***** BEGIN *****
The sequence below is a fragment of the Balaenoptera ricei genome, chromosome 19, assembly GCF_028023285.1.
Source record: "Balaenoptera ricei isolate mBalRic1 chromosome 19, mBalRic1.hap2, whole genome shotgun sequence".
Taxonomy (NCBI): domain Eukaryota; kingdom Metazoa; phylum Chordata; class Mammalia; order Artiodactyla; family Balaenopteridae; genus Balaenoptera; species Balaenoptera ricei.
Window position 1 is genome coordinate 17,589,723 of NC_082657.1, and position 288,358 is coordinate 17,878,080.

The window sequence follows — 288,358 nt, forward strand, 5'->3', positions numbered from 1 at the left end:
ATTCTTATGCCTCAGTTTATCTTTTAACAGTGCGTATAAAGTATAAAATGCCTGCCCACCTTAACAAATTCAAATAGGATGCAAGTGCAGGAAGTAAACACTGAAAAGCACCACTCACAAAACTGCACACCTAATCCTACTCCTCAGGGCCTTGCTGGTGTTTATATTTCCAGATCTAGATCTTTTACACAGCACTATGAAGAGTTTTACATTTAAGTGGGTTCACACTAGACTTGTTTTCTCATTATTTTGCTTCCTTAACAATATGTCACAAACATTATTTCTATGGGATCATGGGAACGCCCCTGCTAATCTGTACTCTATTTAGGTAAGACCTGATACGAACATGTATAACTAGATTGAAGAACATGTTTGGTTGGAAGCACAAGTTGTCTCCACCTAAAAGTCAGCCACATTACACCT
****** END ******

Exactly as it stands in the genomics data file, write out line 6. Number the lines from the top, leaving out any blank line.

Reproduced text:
ATTCTTATGCCTCAGTTTATCTTTTAACAGTGCGTATAAAGTATAAAATGCCTGCCCACCTTAACAAATTCAAATAGGATGCAAGTGCAGGAAGTAAACACTGAAAAGCACCACTCACAAAACTGCACACCTAATCCTACTCCTCAGGGCCTTGCTGGTGTTTATATTTCCAGATCTAGATCTTTTACACAGCACTATGAAGAGTTTTACATTTAAGTGGGTTCACACTAGACTTGTTTTCTCATTATTTTGCTTCCTTAACAATATGTCACAAACATTATTTCTATGGGATCATGGGAACGCCCCTGCTAATCTGTACTCTATTTAGGTAAGACCTGATACGAACATGTATAACTAGATTGAAGAACATGTTTGGTTGGAAGCACAAGTTGTCTCCACCTAAAAGTCAGCCACATTACACCT